Home About us Editorial board Search Ahead of print Current issue Archives Submit article Instructions Subscribe Contact us Login 
  • Users Online:298
  • Home
  • Print this page
  • Email this page


 
 Table of Contents  
REVIEW ARTICLE
Year : 2022  |  Volume : 10  |  Issue : 2  |  Page : 262-265

Role of mirror therapy in management of stroke – Current and future perspectives


1 Department of Medical Surgical Nursing, Vinayaka Missions Annapoorana College of Nursing, Vinayaka Mission's Research Foundation - Deemed to be University, Salem, Tamil Nadu, India
2 Department of Obstetrics and Gynaecological Nursing, Vinayaka Missions Annapoorana College of Nursing, Vinayaka Mission's Research Foundation - Deemed to be University, Salem, Tamil Nadu, India

Date of Submission01-Aug-2022
Date of Acceptance01-Dec-2022
Date of Web Publication23-Dec-2022

Correspondence Address:
Ms. Deepa Ramaswamy
Department of Medical Surgical Nursing, Nursing Research Scholar, Vinayaka Missions Annapoorana College of Nursing, Vinayaka Mission's Research Foundation - Deemed to be University, Salem, Tamil Nadu
India
Login to access the Email id

Source of Support: None, Conflict of Interest: None


DOI: 10.4103/amhs.amhs_182_22

Rights and Permissions
  Abstract 


Mirror therapy (MT) is a sort of therapy that makes use of vision for managing pain in persons with amputated limbs or weakness in stroke patients. Mirror treatment works by deceiving the brain by making it appear as though the missing limb or weaker limb is moving while the patient looks at the actual, functional limb in a mirror. By doing this, the brain conceals the fact that the amputated limb itself does not provide any signals of movement. Although very encouraging, MT has notable drawbacks that researchers are desiring and working hard to resolve so that it could be applied in treating more composite movements or pain of several types. Stroke has been the third biggest cause worldwide for the years of life lost (YLL); the age-standardized YLL grew by 12.9% (10.6–15.2) between 1990 and 2007 and by 12.1% (9.9–14.1) between 2007 and 2017. MT is a kind of rehabilitation method where the movement of an unaffected limb creates the illusion that the affected limb is also moving, for which a mirror is positioned amidst the legs or arms.

Keywords: Amputation, mirror therapy, pain, stroke


How to cite this article:
Ramaswamy D, Parimala S. Role of mirror therapy in management of stroke – Current and future perspectives. Arch Med Health Sci 2022;10:262-5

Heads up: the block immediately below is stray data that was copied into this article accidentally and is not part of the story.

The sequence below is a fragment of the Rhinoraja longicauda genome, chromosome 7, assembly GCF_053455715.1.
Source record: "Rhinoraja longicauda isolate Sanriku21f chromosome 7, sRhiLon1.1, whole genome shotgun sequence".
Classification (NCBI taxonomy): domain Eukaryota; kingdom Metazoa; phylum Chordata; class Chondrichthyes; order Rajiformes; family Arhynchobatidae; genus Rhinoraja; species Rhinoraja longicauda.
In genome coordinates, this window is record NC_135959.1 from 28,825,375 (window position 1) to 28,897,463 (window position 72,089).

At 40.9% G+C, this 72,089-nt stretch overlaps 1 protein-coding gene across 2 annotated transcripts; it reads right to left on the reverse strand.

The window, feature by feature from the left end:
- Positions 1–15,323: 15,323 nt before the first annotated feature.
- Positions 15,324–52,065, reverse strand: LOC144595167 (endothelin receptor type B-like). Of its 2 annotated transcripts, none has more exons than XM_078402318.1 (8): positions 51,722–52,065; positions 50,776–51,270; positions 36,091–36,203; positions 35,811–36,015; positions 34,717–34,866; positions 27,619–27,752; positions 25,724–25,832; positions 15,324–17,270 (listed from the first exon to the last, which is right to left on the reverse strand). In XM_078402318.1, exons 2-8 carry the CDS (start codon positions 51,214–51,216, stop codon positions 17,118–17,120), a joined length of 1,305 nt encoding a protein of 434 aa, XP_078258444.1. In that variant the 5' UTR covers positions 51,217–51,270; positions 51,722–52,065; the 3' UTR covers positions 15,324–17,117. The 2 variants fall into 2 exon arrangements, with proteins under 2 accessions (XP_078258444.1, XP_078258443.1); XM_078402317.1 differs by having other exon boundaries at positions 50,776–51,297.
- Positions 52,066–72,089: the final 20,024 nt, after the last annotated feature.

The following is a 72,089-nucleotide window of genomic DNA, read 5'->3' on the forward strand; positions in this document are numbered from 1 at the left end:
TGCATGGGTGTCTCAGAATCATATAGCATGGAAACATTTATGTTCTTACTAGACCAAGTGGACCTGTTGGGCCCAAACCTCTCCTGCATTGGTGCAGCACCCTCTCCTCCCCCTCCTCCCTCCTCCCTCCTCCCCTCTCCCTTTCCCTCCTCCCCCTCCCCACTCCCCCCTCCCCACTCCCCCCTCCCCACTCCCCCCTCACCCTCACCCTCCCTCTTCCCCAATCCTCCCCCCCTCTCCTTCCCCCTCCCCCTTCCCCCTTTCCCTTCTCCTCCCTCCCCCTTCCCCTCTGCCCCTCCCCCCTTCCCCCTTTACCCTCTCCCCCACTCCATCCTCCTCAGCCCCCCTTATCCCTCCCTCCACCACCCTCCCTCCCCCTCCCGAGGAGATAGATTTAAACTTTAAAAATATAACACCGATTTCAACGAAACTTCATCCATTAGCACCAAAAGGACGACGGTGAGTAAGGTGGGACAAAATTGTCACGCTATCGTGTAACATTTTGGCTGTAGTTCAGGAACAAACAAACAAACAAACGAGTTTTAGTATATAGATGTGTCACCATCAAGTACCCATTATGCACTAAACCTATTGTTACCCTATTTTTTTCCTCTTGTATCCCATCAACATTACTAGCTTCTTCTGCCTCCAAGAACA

How to cite this URL:
Ramaswamy D, Parimala S. Role of mirror therapy in management of stroke – Current and future perspectives. Arch Med Health Sci [serial online] 2022 [cited 2023 Jan 31];10:262-5. Available from: https://www.amhsjournal.org/text.asp?2022/10/2/262/364957




  Introduction Top


Mirror therapy (MT) is a sort of therapy that makes use of vision for managing pain in persons with amputated limbs or weakness in stroke patients. Mirror treatment works by deceiving the brain by making it appear as although the missing limb or weaker limb is moving while the patient looks at the actual, functional limb in a mirror.[1] By doing this, the brain conceals the fact that the amputated limb itself does not provide any signals of movement. Although very encouraging, MT has notable drawbacks that researchers are desiring and working hard to resolve so that it could be applied in treating more composite movements or pain of several types.[2] Stroke has been the third biggest cause worldwide for the years of life lost (YLL); the age-standardized YLL grew by 12.9% (10.6–15.2) between 1990 and 2007 and by 12.1% (9.9–14.1) between 2007 and 2017. Between 2007 and 2017, the number of stroke-related deaths worldwide rose from 5.29 million (5.22–5.40) to 6.17 million (6.04–6.33).[3] In consequence, the “disability-adjusted life years” resulting from stroke grew from 3.54% to 9.66% between 1990 and 2013, and there were roughly 25.7 million stroke survivors worldwide by 2013.[4] Over the past 40 years, stroke rates have increased by 100% in low income and middle-income countries (LMIC)and decreased by 42% in high-income countries.[5] About 60%–80% of survivors show upper or lower limb motor deficits during the acute poststroke phase. In contrast to 80% of mildly paretic stroke patients, only 20% of severely paretic survivors regain complete function of the upper limb. Of stroke victims who initially presented with paralyzed upper and lower limbs, 50% eventually get back some motor function.[6] About 50% of stroke patients report painful upper limbs in the 1st year after their stroke, especially in the shoulder region, and “complex regional pain syndrome type I”, which interferes with their everyday activities (activities of daily living [ADL]). Neuroplasticity must produce recovery through repetitive, rigorous, and task-specific rehabilitation techniques. According to reports, when the intervention starts within 16 h to 6 months after a stroke, ADL performance significantly improves with added exercise therapy.[7] MT, which uses visual rather than somatosensory inputs for producing the required response in the damaged limb, can be employed even by fully plegic, stroke survivors with severe weakness, in comparison to several therapy modalities which require several degrees of movement voluntarily.[8] The objective of this review is to summarize the role and effectiveness of MT in the management of stroke and its impact on improving the outcomes of stroke. This review can also serve to map the existing evidence and knowledge gaps related to MT.


  Mechanisms of Mirror Therapy Top